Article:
Happy Tuesday kittens. I hope you all enjoyed a long weekend with your young ones. Mine tromped around the beach in her adorable new swimsuit and sun hat. To my surprise, she actually only ate sand when it was coated in watermelon – by her own doing.
Almost like a coconut glaze over a shrimp. She carefully would coat each side of the watermelon piece and then happily eat it. I was OK with that seeing as how I was actually envisioning fist-fulls of sand going into her little mouth. I’ve seen the mud beard from the spring. I know what she is capable of.
But she is older and wiser now. She’s much more worldly now than she was in say March – or maybe she’s finally past the oral phase?
Speaking of oral – somehow that word conjures up images of Hohan or Paris in my mind. And you?
Anyhoo….speaking of my daughter and celebrities, I was a little alarmed when I read the piece on tweens and celeb gossip in Sunday’s NYT Style section. Did you read it?
It made me realize there is a whole additional realm of example setting behavior that I am responsible for, that I never thought of until Sunday.
Curbing my appetite for celeb gossip?
As parents, we all have standards we need to uphold in front of our children. There are the obvious: watching your words carefully (anyone picturing Vince Vaughn in “Old School” right now – “Earmuffs!”), treating others with respect, saying “please” and “thank you,” the list goes on and on.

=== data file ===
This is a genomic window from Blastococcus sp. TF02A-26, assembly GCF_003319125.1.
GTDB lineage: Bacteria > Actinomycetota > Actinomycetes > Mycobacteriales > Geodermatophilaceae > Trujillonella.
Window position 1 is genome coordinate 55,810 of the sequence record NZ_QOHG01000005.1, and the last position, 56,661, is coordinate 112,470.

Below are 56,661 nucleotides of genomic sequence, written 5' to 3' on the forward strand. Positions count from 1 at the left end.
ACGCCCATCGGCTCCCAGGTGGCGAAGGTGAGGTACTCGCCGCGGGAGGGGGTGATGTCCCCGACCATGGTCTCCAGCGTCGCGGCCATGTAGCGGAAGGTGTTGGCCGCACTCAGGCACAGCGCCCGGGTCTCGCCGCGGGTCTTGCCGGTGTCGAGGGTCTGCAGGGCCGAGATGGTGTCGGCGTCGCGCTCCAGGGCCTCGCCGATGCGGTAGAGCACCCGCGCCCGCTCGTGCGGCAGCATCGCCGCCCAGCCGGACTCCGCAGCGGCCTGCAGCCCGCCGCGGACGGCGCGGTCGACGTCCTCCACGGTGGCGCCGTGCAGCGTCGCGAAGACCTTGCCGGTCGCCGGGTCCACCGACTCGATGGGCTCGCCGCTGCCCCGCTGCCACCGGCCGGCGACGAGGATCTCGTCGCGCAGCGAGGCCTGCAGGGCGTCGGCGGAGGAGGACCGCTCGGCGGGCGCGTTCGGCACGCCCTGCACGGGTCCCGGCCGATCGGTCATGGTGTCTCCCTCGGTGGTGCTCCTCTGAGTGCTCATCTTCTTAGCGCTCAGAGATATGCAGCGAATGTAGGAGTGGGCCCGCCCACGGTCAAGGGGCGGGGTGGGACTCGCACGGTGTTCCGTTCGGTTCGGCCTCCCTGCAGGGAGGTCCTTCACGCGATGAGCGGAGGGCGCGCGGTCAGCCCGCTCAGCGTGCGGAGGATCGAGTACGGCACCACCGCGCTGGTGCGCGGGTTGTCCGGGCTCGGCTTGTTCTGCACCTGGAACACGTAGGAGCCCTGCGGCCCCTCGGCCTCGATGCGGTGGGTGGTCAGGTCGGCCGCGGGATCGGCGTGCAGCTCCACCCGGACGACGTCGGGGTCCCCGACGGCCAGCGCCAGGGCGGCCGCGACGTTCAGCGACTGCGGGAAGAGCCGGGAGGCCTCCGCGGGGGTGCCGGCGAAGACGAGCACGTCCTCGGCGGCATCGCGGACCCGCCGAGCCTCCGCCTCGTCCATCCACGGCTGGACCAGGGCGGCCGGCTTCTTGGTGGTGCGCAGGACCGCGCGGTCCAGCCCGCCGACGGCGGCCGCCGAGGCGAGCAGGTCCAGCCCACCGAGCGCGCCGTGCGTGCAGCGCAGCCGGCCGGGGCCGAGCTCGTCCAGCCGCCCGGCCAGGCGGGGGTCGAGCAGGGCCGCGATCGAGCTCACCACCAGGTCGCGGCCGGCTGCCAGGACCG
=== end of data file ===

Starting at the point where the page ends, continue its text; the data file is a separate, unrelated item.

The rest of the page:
I was prepared for all of this.
I’ve been working on cleaning up my mouth for months now, sort of, in preparation for speaking like a Catholic nun in front of darling daughter. And the time has come. The other morning my husband said “Oh no!” and two seconds later, out of the mouth of our young babe came “Oh no!”
Except it sounded way cuter when she said it.
But back to the point – celeb gossip. Do I need to curtail my voracious appetite for celeb gossip as my daughter gets older?
The Sunday Styles section discusses how today’s tweens, as early as second grade, are well aware of what the celebrit’ho’s are up too in Hollywood. And they are even passing judgment on them.
Fortunately for parents everywhere, at least the tweens interviewed in the piece, were busily judging the celeb’s for the right reasons. Even more sophisticated reasons than moi.
I don’t know about you, but when Brit shaved her head, I wasn’t wondering why she didn’t give her hair for cancer patients, like the sweet girl interviewed in the piece wondered.
Hell, I was too busy laughing at what a freaking idiot she is and thinking about how much fun this was for the rest of us.
OK – so my morals and judgment need a little cleaning up along with my mouth. But seriously – this had never occurred to me.
I will need to curb my gossip rag purchasing and discussions while at home. Sure, my darling daughter will hear it other places and will learn all about it at school. But at home, does she really need to know that mommy will drop everything to get onto tmz.com and learn what the latest celeb gaffe is?
And then obsessively email her friends about it?
Is this something she really needs to know about moi?
I’m thinking – not so much.
Nothing like the NYT Style section giving me an invaluable tip on parenting, right?